Multiple Sleep Latency Testing

This test may be added to the classic polysomnography. It’s used to test for narcolepsy and idiopathic hypersomnia. After you’ve completed the night-time study, you’ll remain in the clinic to measure your daytime sleepiness. At regular intervals, you’ll be put to bed for a nap to measure how long it takes you to fall asleep while recording your brainwaves, breathing, etc. You will be awakened after sleeping 15 minutes. If you do not fall asleep within 20 minutes, they’ll stop that nap. They’ll have you fill in questionnaires. You’ll have to find a way to keep yourself occupied in the intervening time between naps; you won’t be allowed to sleep between naps. This test is covered by medicare.


Actigraphy uses a watch-like device that measures your activity levels, your sleep, and sleep-wake cycles over a long period of time. However, it doesn’t record what’s going on in the brain. It’s a good addition to polysomnography. The technician straps the watch on your non-dominant wrist. You keep it on until you return to the clinic where they take it off. I had this test done as part of research. It may or may not be covered by medicare otherwise.

Home Sleep Apnea

This is a test specifically for sleep disturbed by stopping breathing. Sleep apnea is one of the well-known sleep disturbances and occurs with or without brain injury. If there’s concern you have sleep apnea without brain injury, this may be a good one to have, assuming your province or insurance covers it. But for those with brain injury, polysomnography is preferred over this one. A sleep study in the clinic will pick up on sleep apnea and, as well, give you the best picture of the totality of your sleep.

There’s no such thing as board-certified in Canada. That’s an Americanism. Canadian provinces have Professional Colleges that register and regulate all health care professionals in Canada. Otherwise this video explains the home test well.

Why Get a Sleep Study?

I have heard many with brain injury are not given a sleep study. This perplexes me. Sleep is critical to recovery. And brain injury affects sleep. How it does differs from person to person. How bad it is can’t be determined from a questionnaire. You need to study it objectively in order to understand why waking up is hard to do, fatigue riddles the day, and whether such things as naps are good or bad.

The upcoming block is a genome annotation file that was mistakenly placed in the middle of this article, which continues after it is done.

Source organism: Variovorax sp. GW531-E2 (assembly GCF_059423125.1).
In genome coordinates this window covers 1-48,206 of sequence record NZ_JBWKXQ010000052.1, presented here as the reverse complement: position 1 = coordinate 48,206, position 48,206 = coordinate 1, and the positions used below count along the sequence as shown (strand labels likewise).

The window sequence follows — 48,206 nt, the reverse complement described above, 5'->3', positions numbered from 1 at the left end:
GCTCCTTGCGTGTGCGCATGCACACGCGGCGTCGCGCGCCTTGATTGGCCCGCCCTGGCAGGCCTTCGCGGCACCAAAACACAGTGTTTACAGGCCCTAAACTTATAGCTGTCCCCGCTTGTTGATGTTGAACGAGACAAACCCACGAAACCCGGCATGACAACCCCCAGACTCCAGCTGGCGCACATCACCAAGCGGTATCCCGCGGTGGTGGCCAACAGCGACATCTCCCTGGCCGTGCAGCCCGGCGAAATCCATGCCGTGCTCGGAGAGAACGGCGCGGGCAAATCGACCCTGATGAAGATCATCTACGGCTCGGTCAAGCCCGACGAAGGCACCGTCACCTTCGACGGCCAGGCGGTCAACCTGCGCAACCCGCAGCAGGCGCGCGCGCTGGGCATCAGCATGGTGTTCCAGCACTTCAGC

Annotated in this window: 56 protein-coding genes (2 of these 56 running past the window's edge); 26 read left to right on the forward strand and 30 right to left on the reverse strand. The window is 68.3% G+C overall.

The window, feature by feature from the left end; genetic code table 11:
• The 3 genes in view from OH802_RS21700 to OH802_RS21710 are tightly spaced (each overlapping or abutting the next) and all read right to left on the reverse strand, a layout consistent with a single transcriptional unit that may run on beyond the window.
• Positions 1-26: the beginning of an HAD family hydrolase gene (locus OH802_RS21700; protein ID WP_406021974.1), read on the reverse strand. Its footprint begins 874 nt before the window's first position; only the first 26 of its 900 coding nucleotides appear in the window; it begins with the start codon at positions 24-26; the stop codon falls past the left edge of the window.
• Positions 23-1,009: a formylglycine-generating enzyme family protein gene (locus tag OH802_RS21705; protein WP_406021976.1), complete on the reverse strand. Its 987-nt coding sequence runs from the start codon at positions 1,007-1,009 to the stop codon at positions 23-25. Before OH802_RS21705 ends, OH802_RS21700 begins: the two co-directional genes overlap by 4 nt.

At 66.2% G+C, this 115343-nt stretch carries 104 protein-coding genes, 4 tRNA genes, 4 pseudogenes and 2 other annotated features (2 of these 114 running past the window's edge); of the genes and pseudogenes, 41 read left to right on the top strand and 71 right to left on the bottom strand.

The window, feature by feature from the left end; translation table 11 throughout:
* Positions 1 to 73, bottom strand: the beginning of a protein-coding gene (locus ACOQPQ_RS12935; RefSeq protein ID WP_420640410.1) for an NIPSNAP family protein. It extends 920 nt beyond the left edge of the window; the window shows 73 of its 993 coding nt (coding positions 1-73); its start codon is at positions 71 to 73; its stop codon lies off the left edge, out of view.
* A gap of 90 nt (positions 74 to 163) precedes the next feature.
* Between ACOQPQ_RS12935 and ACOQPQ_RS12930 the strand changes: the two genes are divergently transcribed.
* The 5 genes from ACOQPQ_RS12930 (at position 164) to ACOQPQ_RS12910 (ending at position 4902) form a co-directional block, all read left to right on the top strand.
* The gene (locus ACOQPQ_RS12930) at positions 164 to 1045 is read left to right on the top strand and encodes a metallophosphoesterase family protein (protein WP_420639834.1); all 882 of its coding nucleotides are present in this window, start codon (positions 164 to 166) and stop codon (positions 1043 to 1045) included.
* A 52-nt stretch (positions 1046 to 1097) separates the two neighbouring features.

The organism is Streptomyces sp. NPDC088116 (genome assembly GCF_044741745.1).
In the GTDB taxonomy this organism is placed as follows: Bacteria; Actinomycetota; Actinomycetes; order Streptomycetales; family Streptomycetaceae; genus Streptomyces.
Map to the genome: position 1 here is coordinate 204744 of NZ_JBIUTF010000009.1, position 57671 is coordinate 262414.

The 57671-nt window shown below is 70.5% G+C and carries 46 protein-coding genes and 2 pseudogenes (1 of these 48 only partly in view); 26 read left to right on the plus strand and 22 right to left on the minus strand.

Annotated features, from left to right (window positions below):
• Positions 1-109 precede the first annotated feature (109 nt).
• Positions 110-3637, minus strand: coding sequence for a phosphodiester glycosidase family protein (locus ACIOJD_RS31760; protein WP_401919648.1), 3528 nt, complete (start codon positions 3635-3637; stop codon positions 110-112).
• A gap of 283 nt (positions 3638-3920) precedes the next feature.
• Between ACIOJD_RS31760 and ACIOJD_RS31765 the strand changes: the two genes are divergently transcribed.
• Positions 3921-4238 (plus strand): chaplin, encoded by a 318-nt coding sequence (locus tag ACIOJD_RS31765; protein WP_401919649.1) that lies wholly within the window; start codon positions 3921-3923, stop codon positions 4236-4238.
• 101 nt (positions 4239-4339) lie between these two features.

The Results

You’ll receive information on how brain injury disrupted your sleep. The kinds of information you will learn and can reassess after neurostimulation therapies include:

  • REM sleep changes
  • Alpha wave intrusions
  • Movement through the four stages of sleep
  • Length of time in each stage of sleep
  • Sleep disorders like periodic limb movement disorder
  • How long it takes to fall asleep
  • Number of microwakes, that is, arousals for seconds you’re unaware of
  • Number of full arousals
  • Number of respiratory effort related arousals
  • Number of arousals from stage 4 or slow-wave sleep (an indication of possible sleepwalking)
  • Snoring
  • Sleep apnea
  • Total time asleep
  • Sleep efficiency
  • Breathing patterns
  • Heartrate
  • Oxygen saturation


  • You’ll have an objective picture of your sleep.
  • You’ll understand why you can’t fall asleep, why it feels like you’re not sleeping, and why you’re tired in the morning.
  • You won’t get treatment for it under standard medical (non-)care of brain injury. So why do it? Because having an objective picture and understanding the why counters the skeptics, proves that your bad sleep is inhibiting your recovery, and can be used to assess the effect of neurostimulation treatments on your sleep.

In Ontario, OHIP will pay for an in-lab sleep study once every two years. Followup sleep studies could be useful in assessing the effectiveness of audiovisual entrainment (AVE) and cranioelectrical stimulation (CES) on falling and staying asleep. These are self-prescribed methods to aid sleep. In the future, specialists well versed in objective diagnostic tests and neurostimulation therapies will be able to prescribe and tailor programs to your specific issues that the sleep study reveals.

For further information on what kinds of information the sleep study will give you, you can read about my sleep study results on my website. Or pick up a copy of Concussion Is Brain Injury: Treating the Neurons and Me. Or ask for it at your library.